As Keith noted in his morning note today, the Treasury Department sponsored limbo contest on the short end of the curve has literally left depositors bending over backwards to help  fatten margins for lending institutions with the spread between the 2 year and the 10 year above 270 basis points the curve is at its steepest point in living memory.  I drew the chart below to illustrate the current spread in context. The outlying points since 1976 focused on are the spikes in 1992 and 2003 as the flow of cheap money that Chairman Greenspan let loose to combat recession drove spreads north of 250 basis points; while the monster backwardation in early 1980 marks the height of Paul Volcker's assault on double digit inflation.


The obvious initial conclusion that anyone would draw from this picture visually is that mean reversion should have a moderating impact on the slope of the curve. Additionally, any casual observer could reasonably surmise that with nowhere for short term yields to go but up and with the debt to GDP ratio of the US balance sheet continuing to balloon, the fundamental catalyst for this reversion is both clear and present.  The spread between short term treasuries and the target rate has diverged for sustained periods in the past (as well as jumping wildly in the volatile 1982-83 market) so indications from the Fed that rate policy will not change in the near term do not negate these presumptions.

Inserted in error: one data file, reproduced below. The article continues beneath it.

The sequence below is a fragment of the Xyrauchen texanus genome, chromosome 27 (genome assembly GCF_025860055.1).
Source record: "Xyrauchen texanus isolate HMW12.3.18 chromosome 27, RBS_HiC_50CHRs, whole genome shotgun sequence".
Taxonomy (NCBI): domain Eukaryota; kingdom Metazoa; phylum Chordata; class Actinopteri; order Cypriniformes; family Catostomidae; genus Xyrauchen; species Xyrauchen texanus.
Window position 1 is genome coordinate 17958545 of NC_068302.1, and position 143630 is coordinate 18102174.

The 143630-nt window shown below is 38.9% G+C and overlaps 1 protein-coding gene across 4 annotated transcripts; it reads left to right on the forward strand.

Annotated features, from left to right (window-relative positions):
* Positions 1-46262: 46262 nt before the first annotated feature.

As always, the moment of confirmation for the peak will arrive well after it has passed.  Until then you can continue to feel free to share your view with me.


Andrew Barber



IN SEARCH OF A TOP - spreads


Is the hotel fee business the greatest thing since sliced bread?  It may appear to be in the middle of a strong cycle.  However, when times are tough (now) or even in a recovery period, the fee business doesn't look as invincible.